When Bryan Merritt left the Chickasha boys' basketball program, the existence of that void hurt more knowing it was vacated by one of the town's native sons.
So followers of the program should be happy to know it's been filled by another.
"I played here and grew up here," said Nathan Pennypacker, who was confirmed as the new boys' basketball head coach last week. "I managed to be on a pretty good team that went to a few state tournaments. I also coached with Merritt for one year, but I decided to go to another school to, not necessarily do it my way, but just to seek a different opportunity and go on a different path."
That different path was at Pioneer Public School, where he coached boys and girls basketball from 2011 to this year. Before that, he assisted Merritt in 2010, fresh out of the University of Science and Arts of Oklahoma with a health and physical education degree he received in April of that year.
His past was a major factor in his hiring, Athletic Director Yohance Brown said, as he was selected from "several applicants from throughout the state.
"Getting that fit in the program is more important than anything to me, because success at other programs may not translate to success at Chickasha," Brown said. "He's a Chickasha kid who grew up in this town and came through this program during a period when it was very successful. We felt like he had the full gamut of what we wanted in a head coach."
As a young coach, Pennypacker has the ability to relate to more easily relate to players, which is important for the type of program he desires.
"We're going to come in and work hard every day, but I want it to be a fun environment," Pennypacker said. "If you're not having fun with what you're doing, it's not going to be something you want to do."
He believes an atmosphere like this allows the players to pursue their potential and, possibly, beyond that. Pennypacker said this is evident in Chickasha's run to the state semifinals last season.
"That's how you end up doing things you shouldn't be able to do," he said. "To be honest, the team last year probably should not have been able to make the state semifinals, but they worked hard to achieve that."
Pennypacker said he has struggled with the idea of how to balance being a coach and remaining someone the players feel is approachable, more akin to a friend.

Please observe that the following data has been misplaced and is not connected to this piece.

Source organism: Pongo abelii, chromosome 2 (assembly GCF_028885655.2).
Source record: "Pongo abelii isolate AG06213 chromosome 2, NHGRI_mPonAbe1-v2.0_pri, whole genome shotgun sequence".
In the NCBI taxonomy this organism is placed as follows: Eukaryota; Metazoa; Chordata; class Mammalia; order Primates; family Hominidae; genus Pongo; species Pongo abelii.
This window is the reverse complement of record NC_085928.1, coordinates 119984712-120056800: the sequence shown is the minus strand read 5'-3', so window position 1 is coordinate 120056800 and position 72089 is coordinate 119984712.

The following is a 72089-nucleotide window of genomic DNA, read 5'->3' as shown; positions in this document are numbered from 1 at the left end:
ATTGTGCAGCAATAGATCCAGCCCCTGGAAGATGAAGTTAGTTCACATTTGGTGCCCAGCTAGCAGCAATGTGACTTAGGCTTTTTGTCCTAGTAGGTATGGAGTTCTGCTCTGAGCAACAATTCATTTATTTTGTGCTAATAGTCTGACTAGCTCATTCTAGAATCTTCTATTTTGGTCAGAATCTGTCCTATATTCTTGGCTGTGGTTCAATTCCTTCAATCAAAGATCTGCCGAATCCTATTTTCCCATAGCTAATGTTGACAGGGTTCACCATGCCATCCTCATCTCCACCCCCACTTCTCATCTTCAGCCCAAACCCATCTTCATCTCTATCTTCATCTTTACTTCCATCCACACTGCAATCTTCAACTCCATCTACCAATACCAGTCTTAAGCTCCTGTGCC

"To me, you have to form a relationship, whether they're a freshman or a senior. Then, it becomes a situation where they don't want to disappoint you. If they do something wrong, they're not upset that you're yelling at them; they're upset that they have upset you.
"I want to be friends, but they know when practice starts it's time to work. I like to keep those things separate. You may have a terrible practice or game, but outside of the gym I forget that."
Instilling this type of attitude in the team may be made all that easier with some of the kids Pennypacker coached at his previous school vying for spots on his next varsity squad.
"The sophomore group is who I had at Pioneer, and that's what really attracted me to Chickasha," he said. "That class is unbelievable to watch and we have a few juniors and seniors mixed in to give us a very good group that could be successful, depending on your definition of success."
For Pennypacker, this means working hard and having the right attitude; but, he is not shy about touting the ability he believes this squad still has even without the now graduated E.J. Golightly and Joey Sylvester.
"I believe so, yes," Pennypacker said about the Fightin' Chicks having a chance to copy or better last year's efforts. "We're in a unique situation. It's almost like I've got a team that's brand new. There are the younger guys I know. tThe older guys have been there, but many of them were not playing as much. E.J. and Joey are hard to replace, but I think this is a good group of guys."
Either way, Pennypacker said he is happy to be back at the team that gave him his first coaching experience three years ago and at the school where he found basketball success before.
"My initial reaction when I found out was 'yeah, let's do it.' That's a basic human reaction, though. After thinking about it, I knew I would really love to come back and coach where I had played and where I had success before."